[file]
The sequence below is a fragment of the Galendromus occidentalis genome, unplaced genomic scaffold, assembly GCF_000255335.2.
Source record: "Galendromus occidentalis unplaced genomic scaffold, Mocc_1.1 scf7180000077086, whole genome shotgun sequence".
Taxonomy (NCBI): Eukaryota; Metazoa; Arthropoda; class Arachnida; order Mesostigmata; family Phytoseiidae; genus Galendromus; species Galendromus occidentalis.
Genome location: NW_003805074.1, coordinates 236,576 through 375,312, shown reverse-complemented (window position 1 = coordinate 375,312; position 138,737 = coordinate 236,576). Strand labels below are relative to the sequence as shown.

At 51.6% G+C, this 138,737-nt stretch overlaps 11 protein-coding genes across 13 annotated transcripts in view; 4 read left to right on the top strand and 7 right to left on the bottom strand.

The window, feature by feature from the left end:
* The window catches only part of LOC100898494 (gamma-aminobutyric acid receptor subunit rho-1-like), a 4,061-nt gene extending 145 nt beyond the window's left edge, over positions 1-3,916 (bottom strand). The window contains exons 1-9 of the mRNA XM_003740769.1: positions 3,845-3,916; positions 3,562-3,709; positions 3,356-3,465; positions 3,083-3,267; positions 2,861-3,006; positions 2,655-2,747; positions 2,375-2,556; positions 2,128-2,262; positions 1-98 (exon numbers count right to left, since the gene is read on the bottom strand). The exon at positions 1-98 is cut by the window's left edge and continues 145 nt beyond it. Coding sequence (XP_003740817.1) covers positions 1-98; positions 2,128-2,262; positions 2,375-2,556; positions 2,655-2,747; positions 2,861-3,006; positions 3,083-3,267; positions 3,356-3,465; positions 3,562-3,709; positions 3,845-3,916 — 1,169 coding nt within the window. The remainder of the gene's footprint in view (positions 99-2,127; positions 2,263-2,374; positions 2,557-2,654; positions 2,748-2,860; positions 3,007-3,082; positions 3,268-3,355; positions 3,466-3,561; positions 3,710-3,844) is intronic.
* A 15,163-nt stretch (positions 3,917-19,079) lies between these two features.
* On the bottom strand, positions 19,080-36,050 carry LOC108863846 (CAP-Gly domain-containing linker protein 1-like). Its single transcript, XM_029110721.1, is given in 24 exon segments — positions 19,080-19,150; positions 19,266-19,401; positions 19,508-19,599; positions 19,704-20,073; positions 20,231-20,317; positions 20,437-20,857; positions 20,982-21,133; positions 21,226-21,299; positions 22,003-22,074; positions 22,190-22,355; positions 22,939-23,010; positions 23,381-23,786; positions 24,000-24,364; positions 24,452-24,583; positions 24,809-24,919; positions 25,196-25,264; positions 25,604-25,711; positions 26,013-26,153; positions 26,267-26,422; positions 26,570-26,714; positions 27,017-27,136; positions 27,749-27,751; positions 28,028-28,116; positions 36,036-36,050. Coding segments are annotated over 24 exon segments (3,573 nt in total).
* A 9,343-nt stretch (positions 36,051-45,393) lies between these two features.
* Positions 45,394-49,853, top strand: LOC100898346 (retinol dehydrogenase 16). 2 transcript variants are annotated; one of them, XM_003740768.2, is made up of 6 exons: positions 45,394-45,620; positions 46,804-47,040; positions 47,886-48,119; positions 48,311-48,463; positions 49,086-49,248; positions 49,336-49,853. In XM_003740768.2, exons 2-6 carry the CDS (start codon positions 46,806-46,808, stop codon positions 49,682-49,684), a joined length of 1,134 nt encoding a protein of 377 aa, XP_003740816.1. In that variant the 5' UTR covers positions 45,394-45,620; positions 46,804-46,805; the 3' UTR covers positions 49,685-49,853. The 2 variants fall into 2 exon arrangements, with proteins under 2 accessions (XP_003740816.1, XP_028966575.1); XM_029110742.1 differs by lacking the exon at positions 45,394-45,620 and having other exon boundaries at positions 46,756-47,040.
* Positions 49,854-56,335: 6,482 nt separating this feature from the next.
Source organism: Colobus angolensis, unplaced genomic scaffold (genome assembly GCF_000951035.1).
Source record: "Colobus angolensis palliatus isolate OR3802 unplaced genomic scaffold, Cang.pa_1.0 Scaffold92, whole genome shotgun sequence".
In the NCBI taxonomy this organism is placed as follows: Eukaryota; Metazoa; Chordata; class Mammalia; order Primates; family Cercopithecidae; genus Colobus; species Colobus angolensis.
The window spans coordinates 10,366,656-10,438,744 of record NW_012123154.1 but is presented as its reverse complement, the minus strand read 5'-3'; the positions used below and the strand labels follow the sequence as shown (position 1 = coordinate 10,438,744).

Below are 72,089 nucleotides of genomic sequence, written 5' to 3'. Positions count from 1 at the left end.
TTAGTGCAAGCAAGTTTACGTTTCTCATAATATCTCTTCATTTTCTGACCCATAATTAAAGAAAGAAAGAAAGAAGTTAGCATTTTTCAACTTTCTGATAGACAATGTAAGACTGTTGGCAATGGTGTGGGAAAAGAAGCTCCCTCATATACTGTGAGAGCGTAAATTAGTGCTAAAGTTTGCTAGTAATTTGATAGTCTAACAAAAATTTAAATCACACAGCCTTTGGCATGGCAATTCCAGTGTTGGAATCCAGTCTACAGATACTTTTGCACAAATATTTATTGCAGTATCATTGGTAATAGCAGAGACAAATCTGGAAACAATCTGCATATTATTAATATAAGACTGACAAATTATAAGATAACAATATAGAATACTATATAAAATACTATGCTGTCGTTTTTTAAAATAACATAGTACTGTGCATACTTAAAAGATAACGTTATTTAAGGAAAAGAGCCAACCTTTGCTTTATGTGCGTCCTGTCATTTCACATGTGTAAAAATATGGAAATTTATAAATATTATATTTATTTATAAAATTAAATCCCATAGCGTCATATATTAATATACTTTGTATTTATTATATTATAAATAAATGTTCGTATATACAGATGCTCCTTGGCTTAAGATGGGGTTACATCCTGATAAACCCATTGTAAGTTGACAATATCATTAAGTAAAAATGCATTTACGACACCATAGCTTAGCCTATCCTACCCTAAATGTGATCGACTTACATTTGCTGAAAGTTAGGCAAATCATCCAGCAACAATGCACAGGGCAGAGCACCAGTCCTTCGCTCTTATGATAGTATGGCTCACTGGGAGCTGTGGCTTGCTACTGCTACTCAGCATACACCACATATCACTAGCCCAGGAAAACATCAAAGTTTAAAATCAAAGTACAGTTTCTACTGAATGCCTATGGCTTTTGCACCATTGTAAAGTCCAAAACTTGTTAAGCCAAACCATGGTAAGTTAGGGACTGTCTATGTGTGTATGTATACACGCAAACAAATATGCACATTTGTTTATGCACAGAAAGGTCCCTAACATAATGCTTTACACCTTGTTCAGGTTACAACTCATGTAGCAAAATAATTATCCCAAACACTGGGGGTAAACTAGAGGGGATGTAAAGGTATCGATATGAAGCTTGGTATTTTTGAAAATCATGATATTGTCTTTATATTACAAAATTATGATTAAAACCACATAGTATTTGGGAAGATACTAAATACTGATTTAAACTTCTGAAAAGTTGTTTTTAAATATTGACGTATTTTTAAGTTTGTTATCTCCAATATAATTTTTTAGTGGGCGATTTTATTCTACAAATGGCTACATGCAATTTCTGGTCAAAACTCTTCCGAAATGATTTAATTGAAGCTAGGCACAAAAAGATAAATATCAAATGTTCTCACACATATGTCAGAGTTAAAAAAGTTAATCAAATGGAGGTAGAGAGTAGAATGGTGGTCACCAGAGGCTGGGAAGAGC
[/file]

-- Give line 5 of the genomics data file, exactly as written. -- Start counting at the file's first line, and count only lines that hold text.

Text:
At 51.6% G+C, this 138,737-nt stretch overlaps 11 protein-coding genes across 13 annotated transcripts in view; 4 read left to right on the top strand and 7 right to left on the bottom strand.